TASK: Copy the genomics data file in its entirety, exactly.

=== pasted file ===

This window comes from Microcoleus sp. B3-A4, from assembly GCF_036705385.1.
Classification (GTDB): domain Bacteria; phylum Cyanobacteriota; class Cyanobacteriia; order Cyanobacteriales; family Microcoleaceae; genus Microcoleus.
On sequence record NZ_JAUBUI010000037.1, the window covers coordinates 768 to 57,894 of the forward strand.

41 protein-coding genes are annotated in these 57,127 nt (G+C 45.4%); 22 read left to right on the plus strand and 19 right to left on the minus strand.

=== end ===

This window comes from Microcoleus sp. B3-A4, from assembly GCF_036705385.1.
Classification (GTDB): domain Bacteria; phylum Cyanobacteriota; class Cyanobacteriia; order Cyanobacteriales; family Microcoleaceae; genus Microcoleus.
On sequence record NZ_JAUBUI010000037.1, the window covers coordinates 768 to 57,894 of the forward strand.

41 protein-coding genes are annotated in these 57,127 nt (G+C 45.4%); 22 read left to right on the plus strand and 19 right to left on the minus strand.